Bruxieus Quotes in Gates of Fire
“Listen to me, boy. Only gods and heroes can be brave in isolation. A man may call upon courage only one way, in the ranks with his brothers-in-arms, the line of his tribe and his city. Most piteous of all states under heaven is that of a man alone, bereft of the gods of his home and his polis. A man without a city is not a man. He is a shadow, a shell, a joke and a mockery. That is what you have become now, my poor Xeo. No one may expect valor from one cast out alone, cut off from the gods of his home.”
Bruxieus began to fear for us. We were growing wild. Cityless. In evenings past, Bruxieus had recited Homer and made it a game how many verses we could repeat without a slip. Now this exercise took on a deadly earnestness for him. He was failing, we all knew it. He would not be with us much longer. Everything he knew, he must pass on.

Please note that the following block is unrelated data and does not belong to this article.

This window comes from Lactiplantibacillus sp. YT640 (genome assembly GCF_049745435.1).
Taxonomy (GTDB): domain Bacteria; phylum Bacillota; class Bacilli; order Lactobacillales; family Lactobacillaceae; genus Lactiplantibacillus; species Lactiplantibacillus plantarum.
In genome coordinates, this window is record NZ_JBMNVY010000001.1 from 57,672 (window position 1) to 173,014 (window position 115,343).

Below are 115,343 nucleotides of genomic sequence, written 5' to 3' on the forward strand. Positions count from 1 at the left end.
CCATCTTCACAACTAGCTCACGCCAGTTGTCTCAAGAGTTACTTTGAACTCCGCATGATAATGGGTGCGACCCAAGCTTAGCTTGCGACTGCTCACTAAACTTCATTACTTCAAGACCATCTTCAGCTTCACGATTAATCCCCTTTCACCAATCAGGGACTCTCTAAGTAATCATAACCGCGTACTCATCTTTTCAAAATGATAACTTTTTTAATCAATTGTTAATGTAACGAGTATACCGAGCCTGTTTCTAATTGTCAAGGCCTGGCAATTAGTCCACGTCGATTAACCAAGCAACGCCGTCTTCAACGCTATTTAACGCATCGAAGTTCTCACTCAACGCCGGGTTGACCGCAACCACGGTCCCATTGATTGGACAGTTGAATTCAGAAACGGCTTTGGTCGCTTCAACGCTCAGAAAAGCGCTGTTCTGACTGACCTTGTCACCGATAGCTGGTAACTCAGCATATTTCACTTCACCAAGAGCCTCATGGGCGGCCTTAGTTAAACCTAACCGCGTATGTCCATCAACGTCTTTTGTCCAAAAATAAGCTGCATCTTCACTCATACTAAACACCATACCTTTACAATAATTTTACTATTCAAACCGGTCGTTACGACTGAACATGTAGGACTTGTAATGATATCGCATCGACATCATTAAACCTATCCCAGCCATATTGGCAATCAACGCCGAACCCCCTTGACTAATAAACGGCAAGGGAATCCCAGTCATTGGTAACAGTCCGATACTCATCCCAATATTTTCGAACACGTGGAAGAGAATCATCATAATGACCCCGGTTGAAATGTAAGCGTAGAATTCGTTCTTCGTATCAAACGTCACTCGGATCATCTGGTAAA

Homer was our school, the Iliad and Odyssey the texts of our curriculum […] Bruxieus tutored us relentlessly in compassion, that virtue which he saw diminishing each day within our mountain-hardened hearts […]
We must have a city, Bruxieus declared.
Without a city we were no better than the wild brutes we hunted and killed.